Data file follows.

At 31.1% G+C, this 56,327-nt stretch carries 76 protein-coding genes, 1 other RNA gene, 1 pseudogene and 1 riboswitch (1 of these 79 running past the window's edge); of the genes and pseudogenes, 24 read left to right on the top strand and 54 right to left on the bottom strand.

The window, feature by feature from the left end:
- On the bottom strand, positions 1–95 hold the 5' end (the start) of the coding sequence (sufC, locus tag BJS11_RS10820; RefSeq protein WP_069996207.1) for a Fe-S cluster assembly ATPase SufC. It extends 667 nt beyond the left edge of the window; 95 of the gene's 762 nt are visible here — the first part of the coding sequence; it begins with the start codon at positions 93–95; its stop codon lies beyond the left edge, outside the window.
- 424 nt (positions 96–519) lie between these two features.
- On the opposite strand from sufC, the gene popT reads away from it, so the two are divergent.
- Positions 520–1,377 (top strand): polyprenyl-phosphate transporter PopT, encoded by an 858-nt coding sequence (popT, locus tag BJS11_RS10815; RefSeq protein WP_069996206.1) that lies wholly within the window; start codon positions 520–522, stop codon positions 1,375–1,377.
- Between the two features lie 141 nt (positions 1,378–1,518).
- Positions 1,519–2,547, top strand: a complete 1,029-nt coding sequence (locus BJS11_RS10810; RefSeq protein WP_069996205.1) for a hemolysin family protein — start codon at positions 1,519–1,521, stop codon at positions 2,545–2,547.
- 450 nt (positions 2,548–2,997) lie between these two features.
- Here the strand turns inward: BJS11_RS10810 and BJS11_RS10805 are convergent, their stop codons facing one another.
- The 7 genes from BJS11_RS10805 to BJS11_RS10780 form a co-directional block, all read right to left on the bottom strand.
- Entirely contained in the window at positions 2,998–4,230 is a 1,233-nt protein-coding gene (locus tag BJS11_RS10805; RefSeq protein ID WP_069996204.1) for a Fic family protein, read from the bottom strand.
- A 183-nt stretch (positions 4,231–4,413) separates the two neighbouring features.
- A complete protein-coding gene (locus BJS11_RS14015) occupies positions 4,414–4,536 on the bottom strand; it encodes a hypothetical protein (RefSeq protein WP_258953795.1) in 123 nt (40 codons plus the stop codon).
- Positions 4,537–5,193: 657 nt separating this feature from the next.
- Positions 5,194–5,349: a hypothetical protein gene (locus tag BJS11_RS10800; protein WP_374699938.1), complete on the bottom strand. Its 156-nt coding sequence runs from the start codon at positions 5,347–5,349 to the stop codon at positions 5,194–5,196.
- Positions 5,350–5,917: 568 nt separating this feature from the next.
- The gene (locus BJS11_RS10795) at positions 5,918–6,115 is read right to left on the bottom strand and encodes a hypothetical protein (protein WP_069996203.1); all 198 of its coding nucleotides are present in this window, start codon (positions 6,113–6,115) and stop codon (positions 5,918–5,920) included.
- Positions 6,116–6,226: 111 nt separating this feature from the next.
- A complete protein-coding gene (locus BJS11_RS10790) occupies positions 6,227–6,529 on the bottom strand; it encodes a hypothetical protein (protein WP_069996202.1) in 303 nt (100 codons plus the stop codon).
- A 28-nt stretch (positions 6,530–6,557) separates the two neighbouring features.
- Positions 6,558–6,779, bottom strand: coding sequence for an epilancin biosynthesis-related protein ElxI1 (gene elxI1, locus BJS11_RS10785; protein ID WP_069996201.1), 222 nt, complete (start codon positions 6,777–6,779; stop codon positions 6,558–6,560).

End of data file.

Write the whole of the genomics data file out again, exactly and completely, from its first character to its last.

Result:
At 31.1% G+C, this 56,327-nt stretch carries 76 protein-coding genes, 1 other RNA gene, 1 pseudogene and 1 riboswitch (1 of these 79 running past the window's edge); of the genes and pseudogenes, 24 read left to right on the top strand and 54 right to left on the bottom strand.

The window, feature by feature from the left end:
- On the bottom strand, positions 1–95 hold the 5' end (the start) of the coding sequence (sufC, locus tag BJS11_RS10820; RefSeq protein WP_069996207.1) for a Fe-S cluster assembly ATPase SufC. It extends 667 nt beyond the left edge of the window; 95 of the gene's 762 nt are visible here — the first part of the coding sequence; it begins with the start codon at positions 93–95; its stop codon lies beyond the left edge, outside the window.
- 424 nt (positions 96–519) lie between these two features.
- On the opposite strand from sufC, the gene popT reads away from it, so the two are divergent.
- Positions 520–1,377 (top strand): polyprenyl-phosphate transporter PopT, encoded by an 858-nt coding sequence (popT, locus tag BJS11_RS10815; RefSeq protein WP_069996206.1) that lies wholly within the window; start codon positions 520–522, stop codon positions 1,375–1,377.
- Between the two features lie 141 nt (positions 1,378–1,518).
- Positions 1,519–2,547, top strand: a complete 1,029-nt coding sequence (locus BJS11_RS10810; RefSeq protein WP_069996205.1) for a hemolysin family protein — start codon at positions 1,519–1,521, stop codon at positions 2,545–2,547.
- 450 nt (positions 2,548–2,997) lie between these two features.
- Here the strand turns inward: BJS11_RS10810 and BJS11_RS10805 are convergent, their stop codons facing one another.
- The 7 genes from BJS11_RS10805 to BJS11_RS10780 form a co-directional block, all read right to left on the bottom strand.
- Entirely contained in the window at positions 2,998–4,230 is a 1,233-nt protein-coding gene (locus tag BJS11_RS10805; RefSeq protein ID WP_069996204.1) for a Fic family protein, read from the bottom strand.
- A 183-nt stretch (positions 4,231–4,413) separates the two neighbouring features.
- A complete protein-coding gene (locus BJS11_RS14015) occupies positions 4,414–4,536 on the bottom strand; it encodes a hypothetical protein (RefSeq protein WP_258953795.1) in 123 nt (40 codons plus the stop codon).
- Positions 4,537–5,193: 657 nt separating this feature from the next.
- Positions 5,194–5,349: a hypothetical protein gene (locus tag BJS11_RS10800; protein WP_374699938.1), complete on the bottom strand. Its 156-nt coding sequence runs from the start codon at positions 5,347–5,349 to the stop codon at positions 5,194–5,196.
- Positions 5,350–5,917: 568 nt separating this feature from the next.
- The gene (locus BJS11_RS10795) at positions 5,918–6,115 is read right to left on the bottom strand and encodes a hypothetical protein (protein WP_069996203.1); all 198 of its coding nucleotides are present in this window, start codon (positions 6,113–6,115) and stop codon (positions 5,918–5,920) included.
- Positions 6,116–6,226: 111 nt separating this feature from the next.
- A complete protein-coding gene (locus BJS11_RS10790) occupies positions 6,227–6,529 on the bottom strand; it encodes a hypothetical protein (protein WP_069996202.1) in 303 nt (100 codons plus the stop codon).
- A 28-nt stretch (positions 6,530–6,557) separates the two neighbouring features.
- Positions 6,558–6,779, bottom strand: coding sequence for an epilancin biosynthesis-related protein ElxI1 (gene elxI1, locus BJS11_RS10785; protein ID WP_069996201.1), 222 nt, complete (start codon positions 6,777–6,779; stop codon positions 6,558–6,560).